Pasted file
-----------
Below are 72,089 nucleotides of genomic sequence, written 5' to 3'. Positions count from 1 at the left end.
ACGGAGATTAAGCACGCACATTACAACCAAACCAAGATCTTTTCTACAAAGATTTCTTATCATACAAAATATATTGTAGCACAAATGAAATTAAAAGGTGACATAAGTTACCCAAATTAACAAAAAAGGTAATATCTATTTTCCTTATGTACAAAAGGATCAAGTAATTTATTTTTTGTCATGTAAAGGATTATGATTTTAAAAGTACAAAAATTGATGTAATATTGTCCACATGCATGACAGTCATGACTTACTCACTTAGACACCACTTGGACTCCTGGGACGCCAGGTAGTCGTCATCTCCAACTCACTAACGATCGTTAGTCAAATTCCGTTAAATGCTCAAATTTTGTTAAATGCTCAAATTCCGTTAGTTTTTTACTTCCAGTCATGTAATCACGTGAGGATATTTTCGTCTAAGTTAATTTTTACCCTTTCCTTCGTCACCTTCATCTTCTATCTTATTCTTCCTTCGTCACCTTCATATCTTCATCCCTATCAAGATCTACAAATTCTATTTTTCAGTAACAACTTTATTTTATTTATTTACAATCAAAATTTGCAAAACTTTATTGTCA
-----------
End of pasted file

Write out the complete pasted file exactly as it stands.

Below are 72,089 nucleotides of genomic sequence, written 5' to 3'. Positions count from 1 at the left end.
ACGGAGATTAAGCACGCACATTACAACCAAACCAAGATCTTTTCTACAAAGATTTCTTATCATACAAAATATATTGTAGCACAAATGAAATTAAAAGGTGACATAAGTTACCCAAATTAACAAAAAAGGTAATATCTATTTTCCTTATGTACAAAAGGATCAAGTAATTTATTTTTTGTCATGTAAAGGATTATGATTTTAAAAGTACAAAAATTGATGTAATATTGTCCACATGCATGACAGTCATGACTTACTCACTTAGACACCACTTGGACTCCTGGGACGCCAGGTAGTCGTCATCTCCAACTCACTAACGATCGTTAGTCAAATTCCGTTAAATGCTCAAATTTTGTTAAATGCTCAAATTCCGTTAGTTTTTTACTTCCAGTCATGTAATCACGTGAGGATATTTTCGTCTAAGTTAATTTTTACCCTTTCCTTCGTCACCTTCATCTTCTATCTTATTCTTCCTTCGTCACCTTCATATCTTCATCCCTATCAAGATCTACAAATTCTATTTTTCAGTAACAACTTTATTTTATTTATTTACAATCAAAATTTGCAAAACTTTATTGTCA